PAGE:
David Brailsford, Performance Director of Great Britain’s cycling team was hired to improve the team’s previously underwhelming performance. Brailsford and his colleagues began by making small adjustments. They redesigned the seats to make them more comfortable and rubbed alcohol on the tyres for a better grip. They got riders to wear electrically heated over-shorts to maintain ideal muscle temperature and used sensors to monitor how each athlete responded to a workout. The team tested fabrics in wind tunnels and had their outdoor riders switch to indoor suits, which were lighter and more aerodynamic. Instead of making huge changes, they focused on much smaller ones, but when added up produced a huge change in the performance of the team, from only 1 British gold medal prior to his appointment in 2003 to winning 60% of the medals in Beijing in 2008 and in 2012 at London setting 9 Olympic Records and 8 World Records. Often, we look for substantial changes to make a significant difference, but real change comes from patience and attention to detail, again something in all our grasps.

Michael Hefele, the German footballer most well-known for his part in the 2016-17 playoff winning team at Huddersfield Town has spoken in the past of the need for emotional intelligence in coaches and managers. If a manager takes the easy option and tells you that you’re doing everything right in training, but then doesn’t give you an opportunity, then their credibility is affected and their ability to influence is diminished. Honest, fact-based feedback to help people develop helps improve performance for both parties.

One of the biggest things that sport can teach us is that the environment and culture of a team are vital. A toxic culture will affect results. The All-Blacks Rugby Union team are one of the most successful teams ever, yet they come from a small nation in the Pacific Ocean. What makes them so successful is their culture, described eloquently by James Kerr in his book “Legacy.” They have fifteen separate tenets that form the basis of their culture as a team representing their nation, and they use these to drive and maintain their performance. Tenets such as

  • Sweep the sheds – no one looks after the All Blacks; they clear up after themselves
  • Leave the jersey in a better place – improve the performance and standards continually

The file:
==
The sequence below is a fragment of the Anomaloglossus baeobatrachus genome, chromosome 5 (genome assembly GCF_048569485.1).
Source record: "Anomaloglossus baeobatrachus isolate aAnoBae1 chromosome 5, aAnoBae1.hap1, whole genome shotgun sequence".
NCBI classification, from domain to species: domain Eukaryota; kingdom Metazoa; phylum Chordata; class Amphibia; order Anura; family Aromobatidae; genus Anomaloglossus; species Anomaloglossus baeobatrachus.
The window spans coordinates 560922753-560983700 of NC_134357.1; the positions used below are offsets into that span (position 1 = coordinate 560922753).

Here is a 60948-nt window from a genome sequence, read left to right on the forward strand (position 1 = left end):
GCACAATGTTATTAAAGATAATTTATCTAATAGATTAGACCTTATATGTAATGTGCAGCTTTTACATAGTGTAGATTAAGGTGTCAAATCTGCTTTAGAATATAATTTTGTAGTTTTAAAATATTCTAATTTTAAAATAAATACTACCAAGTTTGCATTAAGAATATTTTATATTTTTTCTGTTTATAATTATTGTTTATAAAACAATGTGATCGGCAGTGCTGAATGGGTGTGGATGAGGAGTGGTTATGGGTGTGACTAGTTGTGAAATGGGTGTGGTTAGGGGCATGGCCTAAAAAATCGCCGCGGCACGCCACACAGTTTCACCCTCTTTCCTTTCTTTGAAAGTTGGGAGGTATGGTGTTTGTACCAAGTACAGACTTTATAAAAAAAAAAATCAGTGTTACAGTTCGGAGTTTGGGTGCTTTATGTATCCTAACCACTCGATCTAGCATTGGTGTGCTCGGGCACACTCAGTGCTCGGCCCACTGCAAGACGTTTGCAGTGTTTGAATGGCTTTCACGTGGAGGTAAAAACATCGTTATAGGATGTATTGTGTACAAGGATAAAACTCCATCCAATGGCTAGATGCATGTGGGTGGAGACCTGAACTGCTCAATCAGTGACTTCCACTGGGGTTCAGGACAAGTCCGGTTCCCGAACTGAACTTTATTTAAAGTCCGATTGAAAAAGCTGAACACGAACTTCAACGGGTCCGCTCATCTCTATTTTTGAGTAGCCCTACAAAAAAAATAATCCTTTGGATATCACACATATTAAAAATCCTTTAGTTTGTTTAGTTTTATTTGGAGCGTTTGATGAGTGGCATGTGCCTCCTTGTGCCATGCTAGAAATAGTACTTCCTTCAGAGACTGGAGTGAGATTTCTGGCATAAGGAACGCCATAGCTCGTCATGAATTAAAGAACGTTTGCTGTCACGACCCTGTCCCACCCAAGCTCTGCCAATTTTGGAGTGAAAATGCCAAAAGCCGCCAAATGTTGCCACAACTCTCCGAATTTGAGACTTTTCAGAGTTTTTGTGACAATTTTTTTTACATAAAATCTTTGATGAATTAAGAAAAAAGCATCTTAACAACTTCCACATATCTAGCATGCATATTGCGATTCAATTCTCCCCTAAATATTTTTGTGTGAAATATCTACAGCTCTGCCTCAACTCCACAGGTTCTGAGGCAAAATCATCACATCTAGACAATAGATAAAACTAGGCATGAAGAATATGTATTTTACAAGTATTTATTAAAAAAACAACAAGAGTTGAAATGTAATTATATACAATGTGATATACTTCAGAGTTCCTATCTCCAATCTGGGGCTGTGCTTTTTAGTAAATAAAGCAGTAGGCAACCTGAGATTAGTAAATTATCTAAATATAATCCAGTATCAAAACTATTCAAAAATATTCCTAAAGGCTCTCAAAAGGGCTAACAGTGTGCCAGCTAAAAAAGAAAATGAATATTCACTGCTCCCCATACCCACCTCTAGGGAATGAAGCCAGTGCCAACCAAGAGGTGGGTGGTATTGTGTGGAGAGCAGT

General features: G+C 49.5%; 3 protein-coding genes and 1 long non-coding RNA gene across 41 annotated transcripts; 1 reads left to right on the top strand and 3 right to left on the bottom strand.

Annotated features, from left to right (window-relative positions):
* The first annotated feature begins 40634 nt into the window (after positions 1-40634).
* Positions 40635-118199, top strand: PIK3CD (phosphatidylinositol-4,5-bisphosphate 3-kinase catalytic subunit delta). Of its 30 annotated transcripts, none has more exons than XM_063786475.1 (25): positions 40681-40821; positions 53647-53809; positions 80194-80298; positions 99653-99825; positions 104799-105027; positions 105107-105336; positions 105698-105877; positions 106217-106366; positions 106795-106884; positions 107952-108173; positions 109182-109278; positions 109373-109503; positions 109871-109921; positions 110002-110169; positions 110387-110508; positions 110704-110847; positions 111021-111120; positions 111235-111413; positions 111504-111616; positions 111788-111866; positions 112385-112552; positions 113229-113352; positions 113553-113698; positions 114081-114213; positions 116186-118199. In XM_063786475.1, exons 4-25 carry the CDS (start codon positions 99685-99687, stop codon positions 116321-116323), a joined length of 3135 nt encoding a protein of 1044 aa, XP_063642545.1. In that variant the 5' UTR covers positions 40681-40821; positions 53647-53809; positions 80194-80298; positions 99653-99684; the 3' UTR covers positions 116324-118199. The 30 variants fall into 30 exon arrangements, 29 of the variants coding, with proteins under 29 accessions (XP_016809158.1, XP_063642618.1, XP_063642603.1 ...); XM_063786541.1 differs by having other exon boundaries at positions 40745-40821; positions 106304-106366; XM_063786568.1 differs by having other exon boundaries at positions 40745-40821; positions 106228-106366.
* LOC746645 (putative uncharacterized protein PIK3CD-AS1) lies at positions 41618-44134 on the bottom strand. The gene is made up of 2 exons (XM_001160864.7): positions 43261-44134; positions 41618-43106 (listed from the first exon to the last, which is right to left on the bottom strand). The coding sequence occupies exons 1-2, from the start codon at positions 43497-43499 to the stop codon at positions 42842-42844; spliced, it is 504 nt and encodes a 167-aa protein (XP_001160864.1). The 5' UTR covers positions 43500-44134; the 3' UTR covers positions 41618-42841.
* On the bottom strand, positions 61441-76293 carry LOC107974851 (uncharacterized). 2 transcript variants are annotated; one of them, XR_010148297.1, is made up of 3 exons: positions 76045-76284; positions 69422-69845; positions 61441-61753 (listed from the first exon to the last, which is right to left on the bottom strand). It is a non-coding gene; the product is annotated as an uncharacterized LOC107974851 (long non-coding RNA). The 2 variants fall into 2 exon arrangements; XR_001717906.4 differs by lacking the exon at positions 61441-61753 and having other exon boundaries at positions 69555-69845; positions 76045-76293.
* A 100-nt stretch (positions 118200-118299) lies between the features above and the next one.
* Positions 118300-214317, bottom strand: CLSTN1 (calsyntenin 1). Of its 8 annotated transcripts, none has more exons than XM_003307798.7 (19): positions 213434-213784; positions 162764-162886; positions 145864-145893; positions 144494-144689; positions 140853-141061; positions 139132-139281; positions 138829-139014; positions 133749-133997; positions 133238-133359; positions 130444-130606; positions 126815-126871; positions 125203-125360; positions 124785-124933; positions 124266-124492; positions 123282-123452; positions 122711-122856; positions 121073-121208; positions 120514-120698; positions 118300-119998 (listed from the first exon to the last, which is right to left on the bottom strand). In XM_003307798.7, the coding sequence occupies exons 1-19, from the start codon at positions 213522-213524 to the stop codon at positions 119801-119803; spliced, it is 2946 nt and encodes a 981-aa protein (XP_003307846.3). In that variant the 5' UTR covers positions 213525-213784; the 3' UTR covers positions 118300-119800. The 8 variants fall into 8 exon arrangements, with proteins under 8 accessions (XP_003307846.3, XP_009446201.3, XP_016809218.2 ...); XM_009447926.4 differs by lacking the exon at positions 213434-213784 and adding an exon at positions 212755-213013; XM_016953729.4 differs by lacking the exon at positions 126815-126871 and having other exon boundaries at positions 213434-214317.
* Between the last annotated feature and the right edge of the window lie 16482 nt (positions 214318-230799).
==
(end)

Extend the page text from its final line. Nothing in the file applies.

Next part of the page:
• Take responsibility – be a leader, not a follower
  • Learning is key – reflect and find the lessons from previous performance

The culture of a team or organisation is set by the lowest level of behaviour that is tolerated. The All Blacks do not tolerate prima donnas or toxic behaviour. Being a “one-cap All Black” is frowned upon in New Zealand, as usually, this is because the player had the technical skills but didn’t put the team first and was thus rejected from the group. Their skills got them in the dressing room, but their behaviour determined if they stayed there. Often, businesses tolerate subject matter experts whose behaviour is toxic, to the detriment of the success of the team. Set the behaviour standard and manage the team accordingly.

There are many more lessons that sport can teach business, just as business has helped sport. Hearing Michael Hefele speak about the importance of Emotional Intelligence in his role at Huddersfield Town and beyond as he progresses towards his ambition of being a sporting director would have been greeted with disdain 10-20 years ago. Now it’s recognised as being key.

We are not our job titles, even if those job titles are athlete, player, or manager. We’re people first and using the way successful sports organisations have harnessed the power of their people shows a great path for other non-sporting businesses to follow.

For more information on our apprenticeships in leadership and management, please contact Frances Ball (frances.ball@libraeurope.com) or 07930 218060